Global Perspectives on Climate-Human Population Dynamics During the Late Holocene

Part of: Society for American Archaeology 84th Annual Meeting, Albuquerque, NM (2019)

This collection contains the abstracts of the papers presented in the session entitled "Global Perspectives on Climate-Human Population Dynamics During the Late Holocene," at the 84th annual meeting of the Society for American Archaeology.

Recent compilations of radiocarbon data in different countries throughout the world enable unprecedented opportunities for comparative analyses of prehistoric human demography and cultural evolution in relation to climate change. Yet, the methods and, importantly, the theory for conducting comparisons of radiocarbon records and paleoenvironmental datasets are only just beginning to come into focus. For example, one pattern among radiocarbon records worldwide is the sustained growth of human populations during the first three millennia of the Late Holocene, followed by rapid declines from 1000-600 cal BP. Are these trends reflecting global scale climate and environmental forcing mechanisms? Do they represent common human-environment interactions, regardless of the scale of cultural complexity? Or, are they merely the consequence of sampling and research biases? This symposium aims to better understand such questions by bringing together specialists from around the world and focusing on different types of approaches. Organized by the PAGES PEOPLE3000 (Paleoclimate and the Peopling of the Earth) project, the symposium will contribute to explaining the dynamic processes, often non-linear, reflected in radiocarbon time-series, which are challenging paleoscientists to rethink traditional models of human-environment interaction and the roles of agriculture and cultural complexity in mediating climate-human population dynamics.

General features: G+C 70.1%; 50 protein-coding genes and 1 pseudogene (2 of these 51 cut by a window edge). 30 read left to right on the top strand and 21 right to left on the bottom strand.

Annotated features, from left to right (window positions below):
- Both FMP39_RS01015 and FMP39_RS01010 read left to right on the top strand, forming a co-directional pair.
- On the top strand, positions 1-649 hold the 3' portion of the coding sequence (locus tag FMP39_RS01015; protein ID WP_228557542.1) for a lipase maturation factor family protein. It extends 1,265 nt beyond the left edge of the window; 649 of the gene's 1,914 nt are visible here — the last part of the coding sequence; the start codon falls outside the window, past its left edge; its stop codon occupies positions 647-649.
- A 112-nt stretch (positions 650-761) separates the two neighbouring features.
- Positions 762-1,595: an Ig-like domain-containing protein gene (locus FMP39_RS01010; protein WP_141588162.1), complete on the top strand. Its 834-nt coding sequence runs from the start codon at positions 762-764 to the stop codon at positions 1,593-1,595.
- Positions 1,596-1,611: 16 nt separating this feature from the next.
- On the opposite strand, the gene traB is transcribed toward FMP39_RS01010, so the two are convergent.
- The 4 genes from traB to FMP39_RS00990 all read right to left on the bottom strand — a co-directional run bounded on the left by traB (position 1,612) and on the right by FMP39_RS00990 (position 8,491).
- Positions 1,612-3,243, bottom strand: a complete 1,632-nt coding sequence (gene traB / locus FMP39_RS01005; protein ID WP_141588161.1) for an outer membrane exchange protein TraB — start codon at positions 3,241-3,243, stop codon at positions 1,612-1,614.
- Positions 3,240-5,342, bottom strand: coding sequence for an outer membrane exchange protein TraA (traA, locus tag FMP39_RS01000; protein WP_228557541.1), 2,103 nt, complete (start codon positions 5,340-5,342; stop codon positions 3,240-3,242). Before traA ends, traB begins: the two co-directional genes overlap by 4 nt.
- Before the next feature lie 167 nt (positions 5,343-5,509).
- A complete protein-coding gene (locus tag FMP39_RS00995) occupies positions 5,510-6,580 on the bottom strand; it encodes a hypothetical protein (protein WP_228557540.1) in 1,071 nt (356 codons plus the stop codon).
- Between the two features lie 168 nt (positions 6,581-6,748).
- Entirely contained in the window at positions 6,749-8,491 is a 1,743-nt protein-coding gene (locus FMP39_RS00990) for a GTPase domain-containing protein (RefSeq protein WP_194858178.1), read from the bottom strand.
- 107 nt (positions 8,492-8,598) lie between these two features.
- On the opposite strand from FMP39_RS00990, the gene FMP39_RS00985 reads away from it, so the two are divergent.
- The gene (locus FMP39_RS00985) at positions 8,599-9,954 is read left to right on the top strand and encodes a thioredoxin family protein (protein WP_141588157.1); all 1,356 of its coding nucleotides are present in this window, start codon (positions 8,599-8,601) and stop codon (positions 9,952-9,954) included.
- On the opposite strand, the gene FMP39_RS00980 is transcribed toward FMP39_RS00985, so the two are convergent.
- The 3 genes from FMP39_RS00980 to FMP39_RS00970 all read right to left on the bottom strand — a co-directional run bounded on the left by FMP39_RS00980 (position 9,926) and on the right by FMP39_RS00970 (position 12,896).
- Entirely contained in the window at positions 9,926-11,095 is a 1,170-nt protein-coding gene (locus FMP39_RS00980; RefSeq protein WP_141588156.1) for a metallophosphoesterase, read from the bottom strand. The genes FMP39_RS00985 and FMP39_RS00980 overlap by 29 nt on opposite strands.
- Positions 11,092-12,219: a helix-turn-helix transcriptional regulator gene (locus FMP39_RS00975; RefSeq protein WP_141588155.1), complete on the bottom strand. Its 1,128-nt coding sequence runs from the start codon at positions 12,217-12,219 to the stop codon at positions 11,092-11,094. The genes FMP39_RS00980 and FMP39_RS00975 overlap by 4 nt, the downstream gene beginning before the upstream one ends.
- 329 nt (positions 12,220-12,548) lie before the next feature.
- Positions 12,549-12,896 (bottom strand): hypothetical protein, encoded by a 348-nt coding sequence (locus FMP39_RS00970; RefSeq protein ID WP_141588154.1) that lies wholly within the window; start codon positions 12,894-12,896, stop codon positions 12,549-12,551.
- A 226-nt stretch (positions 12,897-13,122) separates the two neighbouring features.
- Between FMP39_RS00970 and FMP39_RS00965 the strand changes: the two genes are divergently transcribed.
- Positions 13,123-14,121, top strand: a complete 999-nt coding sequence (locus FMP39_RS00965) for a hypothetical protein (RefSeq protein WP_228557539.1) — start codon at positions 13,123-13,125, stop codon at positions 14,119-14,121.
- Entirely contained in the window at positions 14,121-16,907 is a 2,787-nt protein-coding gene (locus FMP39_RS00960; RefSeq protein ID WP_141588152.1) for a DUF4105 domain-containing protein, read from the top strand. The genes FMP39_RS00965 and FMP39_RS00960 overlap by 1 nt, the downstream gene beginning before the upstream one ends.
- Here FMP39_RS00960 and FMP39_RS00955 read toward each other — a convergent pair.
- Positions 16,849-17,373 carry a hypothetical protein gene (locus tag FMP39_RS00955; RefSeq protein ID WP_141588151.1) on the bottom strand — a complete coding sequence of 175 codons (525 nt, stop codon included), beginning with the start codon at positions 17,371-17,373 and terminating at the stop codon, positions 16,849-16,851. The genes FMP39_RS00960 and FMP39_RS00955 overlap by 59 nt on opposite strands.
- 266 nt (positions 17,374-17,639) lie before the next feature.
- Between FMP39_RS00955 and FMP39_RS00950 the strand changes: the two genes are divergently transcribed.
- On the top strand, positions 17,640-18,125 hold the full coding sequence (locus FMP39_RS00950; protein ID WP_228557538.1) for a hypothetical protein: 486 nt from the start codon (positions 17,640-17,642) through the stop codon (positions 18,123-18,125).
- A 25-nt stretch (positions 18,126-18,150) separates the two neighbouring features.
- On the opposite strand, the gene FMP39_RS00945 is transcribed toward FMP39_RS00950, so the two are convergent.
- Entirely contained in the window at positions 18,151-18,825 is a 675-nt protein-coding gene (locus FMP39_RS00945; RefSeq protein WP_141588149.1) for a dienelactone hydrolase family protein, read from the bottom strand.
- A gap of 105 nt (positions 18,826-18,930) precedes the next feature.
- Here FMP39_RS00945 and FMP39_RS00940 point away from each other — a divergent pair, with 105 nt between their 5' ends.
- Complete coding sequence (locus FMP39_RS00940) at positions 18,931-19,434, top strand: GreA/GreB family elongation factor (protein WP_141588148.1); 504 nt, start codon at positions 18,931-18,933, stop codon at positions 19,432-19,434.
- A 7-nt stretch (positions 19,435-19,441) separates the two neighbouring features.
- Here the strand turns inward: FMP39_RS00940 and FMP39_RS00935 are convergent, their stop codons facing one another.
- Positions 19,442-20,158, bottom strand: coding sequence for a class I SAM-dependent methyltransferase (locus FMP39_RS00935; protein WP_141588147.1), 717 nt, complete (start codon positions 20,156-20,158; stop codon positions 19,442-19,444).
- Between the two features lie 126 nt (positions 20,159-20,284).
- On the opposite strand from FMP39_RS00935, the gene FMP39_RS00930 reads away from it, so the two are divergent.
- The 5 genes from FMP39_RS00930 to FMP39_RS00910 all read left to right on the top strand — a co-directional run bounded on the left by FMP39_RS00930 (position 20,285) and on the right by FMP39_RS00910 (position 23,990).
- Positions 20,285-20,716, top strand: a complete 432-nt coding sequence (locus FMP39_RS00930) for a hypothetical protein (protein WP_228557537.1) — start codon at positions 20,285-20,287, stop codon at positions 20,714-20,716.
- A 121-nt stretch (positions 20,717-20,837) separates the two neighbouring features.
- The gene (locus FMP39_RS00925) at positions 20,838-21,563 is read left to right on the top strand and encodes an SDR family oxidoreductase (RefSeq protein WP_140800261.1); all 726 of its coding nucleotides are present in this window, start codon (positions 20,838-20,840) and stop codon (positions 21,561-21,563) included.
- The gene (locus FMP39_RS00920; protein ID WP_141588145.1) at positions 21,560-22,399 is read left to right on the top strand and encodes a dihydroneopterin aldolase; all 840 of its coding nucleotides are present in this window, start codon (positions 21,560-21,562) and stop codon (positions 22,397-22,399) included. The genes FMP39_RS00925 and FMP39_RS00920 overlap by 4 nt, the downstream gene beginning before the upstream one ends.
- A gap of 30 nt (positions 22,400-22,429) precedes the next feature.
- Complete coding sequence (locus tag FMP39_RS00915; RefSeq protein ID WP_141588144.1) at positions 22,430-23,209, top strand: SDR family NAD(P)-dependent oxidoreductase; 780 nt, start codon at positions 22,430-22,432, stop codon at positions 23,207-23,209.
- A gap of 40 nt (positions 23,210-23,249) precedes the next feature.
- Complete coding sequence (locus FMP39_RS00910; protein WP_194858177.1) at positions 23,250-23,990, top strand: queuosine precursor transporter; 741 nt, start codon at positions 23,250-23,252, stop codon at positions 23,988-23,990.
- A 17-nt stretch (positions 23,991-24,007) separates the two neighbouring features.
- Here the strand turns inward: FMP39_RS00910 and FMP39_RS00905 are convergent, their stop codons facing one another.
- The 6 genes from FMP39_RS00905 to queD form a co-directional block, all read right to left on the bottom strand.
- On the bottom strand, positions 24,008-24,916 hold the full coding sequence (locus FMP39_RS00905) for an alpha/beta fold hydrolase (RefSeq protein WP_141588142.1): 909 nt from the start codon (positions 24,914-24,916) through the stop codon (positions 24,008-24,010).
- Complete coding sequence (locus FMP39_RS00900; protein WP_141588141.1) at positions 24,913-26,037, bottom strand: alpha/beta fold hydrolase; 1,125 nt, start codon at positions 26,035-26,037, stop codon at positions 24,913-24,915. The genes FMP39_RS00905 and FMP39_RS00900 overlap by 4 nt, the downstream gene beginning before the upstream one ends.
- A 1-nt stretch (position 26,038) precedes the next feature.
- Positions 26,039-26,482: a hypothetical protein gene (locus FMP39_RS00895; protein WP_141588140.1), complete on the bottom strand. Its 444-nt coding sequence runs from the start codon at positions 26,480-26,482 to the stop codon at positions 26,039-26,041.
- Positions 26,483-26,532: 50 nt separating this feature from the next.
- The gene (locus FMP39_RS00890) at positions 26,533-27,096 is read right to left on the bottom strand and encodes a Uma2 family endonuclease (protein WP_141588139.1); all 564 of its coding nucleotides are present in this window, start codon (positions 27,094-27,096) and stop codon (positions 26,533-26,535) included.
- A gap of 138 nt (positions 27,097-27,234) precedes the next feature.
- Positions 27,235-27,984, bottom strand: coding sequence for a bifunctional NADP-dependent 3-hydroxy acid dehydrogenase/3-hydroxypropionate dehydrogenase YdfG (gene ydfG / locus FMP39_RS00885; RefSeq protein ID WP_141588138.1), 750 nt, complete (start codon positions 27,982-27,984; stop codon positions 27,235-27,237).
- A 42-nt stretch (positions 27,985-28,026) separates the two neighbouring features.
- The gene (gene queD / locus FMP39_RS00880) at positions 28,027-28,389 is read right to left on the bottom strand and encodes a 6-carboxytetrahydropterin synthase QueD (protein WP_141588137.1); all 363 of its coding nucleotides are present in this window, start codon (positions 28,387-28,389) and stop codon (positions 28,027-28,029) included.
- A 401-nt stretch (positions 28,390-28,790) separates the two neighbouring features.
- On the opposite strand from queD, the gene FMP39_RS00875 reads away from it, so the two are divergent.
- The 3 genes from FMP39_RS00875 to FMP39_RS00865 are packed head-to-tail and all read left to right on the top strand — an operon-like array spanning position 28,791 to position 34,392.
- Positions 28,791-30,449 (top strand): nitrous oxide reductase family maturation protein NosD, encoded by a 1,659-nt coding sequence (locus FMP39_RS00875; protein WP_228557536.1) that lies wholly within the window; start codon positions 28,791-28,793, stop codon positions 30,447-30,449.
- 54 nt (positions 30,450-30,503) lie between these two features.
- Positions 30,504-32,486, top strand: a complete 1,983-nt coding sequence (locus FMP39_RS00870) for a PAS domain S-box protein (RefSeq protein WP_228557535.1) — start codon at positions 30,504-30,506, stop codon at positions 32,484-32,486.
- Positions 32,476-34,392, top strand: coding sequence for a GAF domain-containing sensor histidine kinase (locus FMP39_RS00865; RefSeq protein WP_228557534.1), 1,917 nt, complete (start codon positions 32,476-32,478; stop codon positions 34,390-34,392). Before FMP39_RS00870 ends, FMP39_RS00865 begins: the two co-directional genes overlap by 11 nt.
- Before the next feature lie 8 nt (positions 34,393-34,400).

Resources Inside This Collection (Viewing 1-14 of 14)